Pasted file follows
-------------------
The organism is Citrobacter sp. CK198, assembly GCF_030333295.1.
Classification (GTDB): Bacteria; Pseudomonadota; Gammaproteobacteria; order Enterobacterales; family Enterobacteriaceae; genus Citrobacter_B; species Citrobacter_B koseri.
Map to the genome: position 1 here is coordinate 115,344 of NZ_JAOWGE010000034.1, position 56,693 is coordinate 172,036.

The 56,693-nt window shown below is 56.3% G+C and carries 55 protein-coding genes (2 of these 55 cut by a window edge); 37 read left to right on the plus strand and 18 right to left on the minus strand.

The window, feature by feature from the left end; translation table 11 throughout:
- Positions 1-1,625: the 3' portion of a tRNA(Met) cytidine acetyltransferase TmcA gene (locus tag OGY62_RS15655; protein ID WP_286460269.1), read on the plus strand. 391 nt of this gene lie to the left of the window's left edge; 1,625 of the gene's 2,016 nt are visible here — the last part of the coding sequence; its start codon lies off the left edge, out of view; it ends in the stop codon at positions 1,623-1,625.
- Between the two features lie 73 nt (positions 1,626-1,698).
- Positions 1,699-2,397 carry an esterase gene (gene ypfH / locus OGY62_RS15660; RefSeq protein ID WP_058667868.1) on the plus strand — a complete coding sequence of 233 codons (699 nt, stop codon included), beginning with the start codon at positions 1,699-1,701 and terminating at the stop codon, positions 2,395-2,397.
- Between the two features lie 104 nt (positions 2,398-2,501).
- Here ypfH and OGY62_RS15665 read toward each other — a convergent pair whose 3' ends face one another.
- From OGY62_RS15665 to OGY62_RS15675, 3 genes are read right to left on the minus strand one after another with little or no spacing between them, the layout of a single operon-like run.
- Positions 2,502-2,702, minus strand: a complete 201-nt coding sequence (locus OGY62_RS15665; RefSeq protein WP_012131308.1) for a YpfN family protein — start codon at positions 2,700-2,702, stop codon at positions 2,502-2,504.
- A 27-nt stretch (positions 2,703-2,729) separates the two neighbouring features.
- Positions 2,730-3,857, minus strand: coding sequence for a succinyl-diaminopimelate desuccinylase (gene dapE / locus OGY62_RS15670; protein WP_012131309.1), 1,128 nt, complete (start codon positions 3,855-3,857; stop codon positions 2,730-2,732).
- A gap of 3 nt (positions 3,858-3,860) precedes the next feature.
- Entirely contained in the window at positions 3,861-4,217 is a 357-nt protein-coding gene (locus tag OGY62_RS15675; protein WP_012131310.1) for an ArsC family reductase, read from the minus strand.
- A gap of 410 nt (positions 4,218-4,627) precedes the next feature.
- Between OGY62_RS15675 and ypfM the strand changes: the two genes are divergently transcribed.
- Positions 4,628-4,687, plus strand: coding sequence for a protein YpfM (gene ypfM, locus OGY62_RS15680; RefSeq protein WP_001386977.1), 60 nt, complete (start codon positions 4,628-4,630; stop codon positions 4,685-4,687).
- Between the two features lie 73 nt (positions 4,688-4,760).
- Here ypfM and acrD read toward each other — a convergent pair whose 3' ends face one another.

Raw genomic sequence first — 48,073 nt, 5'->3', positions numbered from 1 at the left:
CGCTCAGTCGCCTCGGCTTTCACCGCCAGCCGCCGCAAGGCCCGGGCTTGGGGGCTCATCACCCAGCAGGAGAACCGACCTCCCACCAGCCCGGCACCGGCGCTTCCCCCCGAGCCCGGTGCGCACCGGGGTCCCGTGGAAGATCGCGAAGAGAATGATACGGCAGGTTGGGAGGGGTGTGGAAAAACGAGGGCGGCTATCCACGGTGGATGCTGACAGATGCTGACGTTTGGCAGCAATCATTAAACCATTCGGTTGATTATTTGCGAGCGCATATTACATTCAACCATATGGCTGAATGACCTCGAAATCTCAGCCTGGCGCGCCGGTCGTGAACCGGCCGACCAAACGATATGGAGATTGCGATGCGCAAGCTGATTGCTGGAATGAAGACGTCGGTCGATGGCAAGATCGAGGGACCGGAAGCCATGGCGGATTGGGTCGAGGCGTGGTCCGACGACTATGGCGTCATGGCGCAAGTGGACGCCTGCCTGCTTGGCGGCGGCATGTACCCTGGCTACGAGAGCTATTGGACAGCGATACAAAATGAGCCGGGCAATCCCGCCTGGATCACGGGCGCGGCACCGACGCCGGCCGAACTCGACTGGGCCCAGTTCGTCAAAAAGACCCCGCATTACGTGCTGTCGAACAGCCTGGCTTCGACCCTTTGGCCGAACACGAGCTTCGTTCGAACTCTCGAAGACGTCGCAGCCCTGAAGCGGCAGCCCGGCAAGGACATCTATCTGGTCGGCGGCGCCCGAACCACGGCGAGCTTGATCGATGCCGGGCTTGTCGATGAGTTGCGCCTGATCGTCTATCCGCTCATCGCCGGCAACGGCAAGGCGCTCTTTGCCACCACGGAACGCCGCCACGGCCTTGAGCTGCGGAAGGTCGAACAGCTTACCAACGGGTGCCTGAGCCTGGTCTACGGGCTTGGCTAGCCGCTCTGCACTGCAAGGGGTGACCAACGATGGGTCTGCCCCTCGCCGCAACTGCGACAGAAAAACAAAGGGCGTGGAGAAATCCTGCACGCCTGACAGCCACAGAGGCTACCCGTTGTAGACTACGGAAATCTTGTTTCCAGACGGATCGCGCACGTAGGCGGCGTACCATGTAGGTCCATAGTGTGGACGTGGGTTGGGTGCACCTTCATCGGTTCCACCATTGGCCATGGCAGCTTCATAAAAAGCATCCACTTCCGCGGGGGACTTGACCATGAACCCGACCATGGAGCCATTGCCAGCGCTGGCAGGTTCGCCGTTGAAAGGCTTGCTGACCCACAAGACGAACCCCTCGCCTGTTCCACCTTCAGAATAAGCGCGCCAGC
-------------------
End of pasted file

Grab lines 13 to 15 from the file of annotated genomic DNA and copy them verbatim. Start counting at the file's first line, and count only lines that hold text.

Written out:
- A 27-nt stretch (positions 2,703-2,729) separates the two neighbouring features.
- Positions 2,730-3,857, minus strand: coding sequence for a succinyl-diaminopimelate desuccinylase (gene dapE / locus OGY62_RS15670; protein WP_012131309.1), 1,128 nt, complete (start codon positions 3,855-3,857; stop codon positions 2,730-2,732).
- A gap of 3 nt (positions 3,858-3,860) precedes the next feature.